6. Exposure to different areas. Different geographic areas tend to experience different economic cycles, so it pays to get exposure to different areas. For example, you can hold real estate in many different cities, or even different countries. And you can invest in stocks and bonds from many different countries around the world. Thanks to the global reach of the internet, you can invest remotely in areas all over the world.
7. Frequent rebalancing. Balancing your portfolio isn’t an action you take once. It’s something you have to do on a regular basis. Make it a point to reevaluate your goals and changing risk tolerance, and reallocate your investments as necessary at least once a year. It’s much easier when you have fun, simple apps to make the experience streamlined.
How to Use Technology to Balance Your Portfolio
These are some of the best tech tools to help you balance your portfolio:
· An intuitive brokerage app. One of the best assets you can have is an intuitive brokerage app. Good brokers give their investors a wide range of different tools, including tools for research, access to markets in different industries all over the world, and an intuitive interface that makes it easy to carry out your vision.
· Social newsfeeds and groups. It also pays to stay connected to many different social newsfeeds and groups. If you’re subscribed to the latest news in a variety of different industries and locations, you’ll be alerted when there are new investing opportunities – and when your level of risk changes unexpectedly.
· Automatic reminders. Using any number of tech tools, you can also set up automatic reminders to carry out your investing goals. For example, you can set alerts to notify you when three months have elapsed, so you can reevaluate your goals and progress.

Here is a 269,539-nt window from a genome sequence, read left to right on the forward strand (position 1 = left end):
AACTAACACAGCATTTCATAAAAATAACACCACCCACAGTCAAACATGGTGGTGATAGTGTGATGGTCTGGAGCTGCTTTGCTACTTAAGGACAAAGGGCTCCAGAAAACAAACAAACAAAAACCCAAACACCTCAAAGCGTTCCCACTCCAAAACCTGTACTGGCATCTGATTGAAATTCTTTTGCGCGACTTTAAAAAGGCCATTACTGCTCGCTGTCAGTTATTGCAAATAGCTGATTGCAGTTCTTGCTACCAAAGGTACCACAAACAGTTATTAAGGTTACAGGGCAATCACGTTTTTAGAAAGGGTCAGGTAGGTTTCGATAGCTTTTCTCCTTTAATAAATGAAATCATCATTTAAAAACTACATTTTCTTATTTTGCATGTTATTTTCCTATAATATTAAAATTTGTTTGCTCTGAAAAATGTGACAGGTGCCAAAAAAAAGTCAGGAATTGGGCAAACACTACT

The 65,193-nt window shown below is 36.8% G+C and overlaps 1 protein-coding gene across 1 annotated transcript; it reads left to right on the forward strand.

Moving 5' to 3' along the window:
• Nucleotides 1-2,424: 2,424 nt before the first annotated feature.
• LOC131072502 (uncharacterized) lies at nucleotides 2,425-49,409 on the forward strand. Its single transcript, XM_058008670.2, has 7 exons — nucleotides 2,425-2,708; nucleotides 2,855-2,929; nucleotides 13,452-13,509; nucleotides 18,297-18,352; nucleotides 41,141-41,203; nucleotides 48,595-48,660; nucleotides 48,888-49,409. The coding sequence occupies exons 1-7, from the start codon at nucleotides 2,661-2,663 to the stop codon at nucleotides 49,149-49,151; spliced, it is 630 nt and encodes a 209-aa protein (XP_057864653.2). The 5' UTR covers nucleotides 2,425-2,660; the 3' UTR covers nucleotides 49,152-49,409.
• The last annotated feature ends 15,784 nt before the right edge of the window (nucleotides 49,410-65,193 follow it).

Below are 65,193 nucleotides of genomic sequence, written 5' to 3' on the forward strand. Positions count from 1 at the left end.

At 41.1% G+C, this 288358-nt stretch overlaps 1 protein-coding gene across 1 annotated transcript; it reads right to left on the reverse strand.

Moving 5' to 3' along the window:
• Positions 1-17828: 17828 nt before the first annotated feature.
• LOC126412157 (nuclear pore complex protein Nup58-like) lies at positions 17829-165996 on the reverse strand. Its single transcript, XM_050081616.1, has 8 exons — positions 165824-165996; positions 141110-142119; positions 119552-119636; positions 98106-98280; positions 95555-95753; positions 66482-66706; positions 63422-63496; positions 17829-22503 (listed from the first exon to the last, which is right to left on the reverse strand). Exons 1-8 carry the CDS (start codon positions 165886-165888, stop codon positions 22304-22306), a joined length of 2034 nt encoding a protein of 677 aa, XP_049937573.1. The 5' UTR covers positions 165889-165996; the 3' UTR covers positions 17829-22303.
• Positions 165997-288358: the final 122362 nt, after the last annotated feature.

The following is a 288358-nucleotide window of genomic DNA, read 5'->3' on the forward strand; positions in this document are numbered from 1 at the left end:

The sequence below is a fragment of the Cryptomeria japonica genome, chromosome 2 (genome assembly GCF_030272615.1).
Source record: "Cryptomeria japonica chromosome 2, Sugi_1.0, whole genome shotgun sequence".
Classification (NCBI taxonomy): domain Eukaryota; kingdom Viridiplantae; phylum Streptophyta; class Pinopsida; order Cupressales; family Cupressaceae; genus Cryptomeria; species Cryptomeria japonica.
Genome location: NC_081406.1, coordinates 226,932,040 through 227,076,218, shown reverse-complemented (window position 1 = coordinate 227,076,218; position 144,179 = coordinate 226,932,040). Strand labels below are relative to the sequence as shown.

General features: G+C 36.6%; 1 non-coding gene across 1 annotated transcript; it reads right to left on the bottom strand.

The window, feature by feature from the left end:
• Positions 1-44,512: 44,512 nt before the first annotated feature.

Balanced portfolios are going to look a little different depending on who’s doing the balancing and why they’re balancing. But they do tend to share a lot in common. Invest in the best possible tech tools you can afford for your investing strategy and don’t be afraid to change up your approach when necessary – as long as you’re sticking to your long-term vision.
Brian Wang is a Futurist Thought Leader and a popular Science blogger with 1 million readers per month. His blog Nextbigfuture.com is ranked #1 Science News Blog. It covers many disruptive technology and trends including Space, Robotics, Artificial Intelligence, Medicine, Anti-aging Biotechnology, and Nanotechnology.
Known for identifying cutting edge technologies, he is currently a Co-Founder of a startup and fundraiser for high potential early-stage companies. He is the Head of Research for Allocations for deep technology investments and an Angel Investor at Space Angels.
A frequent speaker at corporations, he has been a TEDx speaker, a Singularity University speaker and guest at numerous interviews for radio and podcasts. He is open to public speaking and advising engagements.